Sen— Four new pictures of Saturn and its largest moon Titan as seen by NASA’s Cassini spacecraft have been unveiled. Just as seasonal changes on Earth cause colour changes in nature, these new images reveal that Saturn’s northern and southern hemispheres switch colours as the seasons change.
The stunning images were processed by the Cassini Imaging Central Laboratory for Operations (CICLOPS) under the supervision of Cassini imaging team leader Dr Carolyn Porco, who first noticed the colours changing with the seasons.
When Cassini arrived at Saturn in 2004, the northern hemisphere of Saturn was blue because it was winter there. Now with the seasons changing, winter is fleeing the northern hemisphere for the southern hemisphere, and this is visible in the blue hue now appearing in the south.
A blue hue appears in Saturn's southern hemisphere as winter approaches. Credit: NASA/JPL-Caltech/SSI
Three of the images show Saturn’s largest moon, Titan, and the recently discovered vortex in the atmosphere at the south pole. The visible light cameras on Cassini have been monitoring a strange yellow haze in the detached haze layer at Titan’s south pole since 27 March. The visual and infrared spectrometers then detected clouds building up in the region on 22 May. When Cassini flew by Titan on June 27, 2012, it was found that the vortex is spinning faster than the moon itself is rotating.
The views of the vortex are only possible because Cassini is on a new orbit that is tilted, which enables it to get a better look at the polar regions of both Saturn and its moons.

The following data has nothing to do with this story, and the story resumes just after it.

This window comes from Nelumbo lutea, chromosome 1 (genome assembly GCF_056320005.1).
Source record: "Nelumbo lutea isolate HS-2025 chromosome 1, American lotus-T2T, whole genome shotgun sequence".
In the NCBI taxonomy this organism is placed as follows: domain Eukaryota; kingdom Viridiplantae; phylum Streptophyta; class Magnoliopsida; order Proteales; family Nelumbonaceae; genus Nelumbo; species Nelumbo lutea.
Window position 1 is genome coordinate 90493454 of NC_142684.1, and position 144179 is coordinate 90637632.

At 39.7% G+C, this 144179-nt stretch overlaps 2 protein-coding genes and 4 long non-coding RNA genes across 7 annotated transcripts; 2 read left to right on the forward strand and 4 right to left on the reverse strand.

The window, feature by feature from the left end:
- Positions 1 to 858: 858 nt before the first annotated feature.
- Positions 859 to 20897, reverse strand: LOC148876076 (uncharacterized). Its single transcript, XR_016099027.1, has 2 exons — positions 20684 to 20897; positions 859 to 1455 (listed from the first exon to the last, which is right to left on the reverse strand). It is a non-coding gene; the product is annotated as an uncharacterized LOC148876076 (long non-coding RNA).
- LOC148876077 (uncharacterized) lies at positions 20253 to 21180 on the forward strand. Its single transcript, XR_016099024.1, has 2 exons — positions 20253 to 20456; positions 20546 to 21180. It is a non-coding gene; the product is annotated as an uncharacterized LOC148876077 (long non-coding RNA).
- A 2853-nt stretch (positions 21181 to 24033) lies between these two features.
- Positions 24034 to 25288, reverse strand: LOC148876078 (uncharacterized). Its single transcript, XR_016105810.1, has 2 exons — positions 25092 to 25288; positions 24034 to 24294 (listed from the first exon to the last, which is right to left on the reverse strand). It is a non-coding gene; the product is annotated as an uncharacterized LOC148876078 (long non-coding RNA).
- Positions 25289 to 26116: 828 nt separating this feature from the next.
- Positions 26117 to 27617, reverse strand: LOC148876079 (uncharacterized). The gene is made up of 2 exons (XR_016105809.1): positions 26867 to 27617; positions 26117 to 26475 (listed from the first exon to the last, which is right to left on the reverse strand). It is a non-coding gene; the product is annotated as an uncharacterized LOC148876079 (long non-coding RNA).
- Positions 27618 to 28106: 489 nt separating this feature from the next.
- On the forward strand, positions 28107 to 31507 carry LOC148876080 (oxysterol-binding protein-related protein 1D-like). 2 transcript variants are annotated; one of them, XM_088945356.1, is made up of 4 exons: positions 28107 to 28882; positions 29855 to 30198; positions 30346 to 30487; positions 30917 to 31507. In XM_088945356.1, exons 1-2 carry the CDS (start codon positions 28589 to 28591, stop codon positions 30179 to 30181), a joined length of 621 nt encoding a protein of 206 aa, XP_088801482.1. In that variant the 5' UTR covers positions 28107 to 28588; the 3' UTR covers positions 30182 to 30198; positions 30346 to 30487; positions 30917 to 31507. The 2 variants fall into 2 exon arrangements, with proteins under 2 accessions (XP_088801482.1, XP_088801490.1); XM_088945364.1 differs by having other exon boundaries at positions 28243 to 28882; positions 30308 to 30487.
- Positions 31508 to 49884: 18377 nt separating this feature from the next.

"Cassini has been in orbit now for the last eight years, and despite the fact that we can't know exactly what the next five years will show us, we can be certain that whatever it is will be wondrous," explains Carolyn Porco.
The south polar vortex is visible in this image. Credit: NASA/JPL-Caltech/SSI
Cassini is currently in its second mission extension, which has been called the Solstice Mission, and monitoring the seasonal changes on the ringed planet is one of the main objectives at the moment.
"It is so fantastic to experience, through the instruments of Cassini, seasonal changes in the Saturn system," said depute project scientist Amanda Hendrix. "Some of the changes we see in the data are completely unexpected, while some occur like clockwork on a seasonal timescale. It's an exciting time to be at Saturn."
The night side of Titan reveals a ring of colour. Credit: NASA/JPL-Caltech/SSI
The Cassini-Huygens mission is a cooperative project of NASA, the European Space Agency and the Italian Space Agency.
Cassini was launched in 1997 and entered Saturn's orbit in 2004. The Huygens space probe landed successfully on Titan in 2005. Cassini continues to provide much information and stunning images of Saturn, its rings and its moons.
The Cassini Imaging Central Laboratory for Operations (CICLOPS) and team leader (Dr Carolyn Porco) are based at the Space Science Institute in Boulder, Colorado.
NASA's Jet Propulsion Laboratory (JPL) based in Pasadena, California, a division of the California Institute of Technology, manages the overall mission for NASA.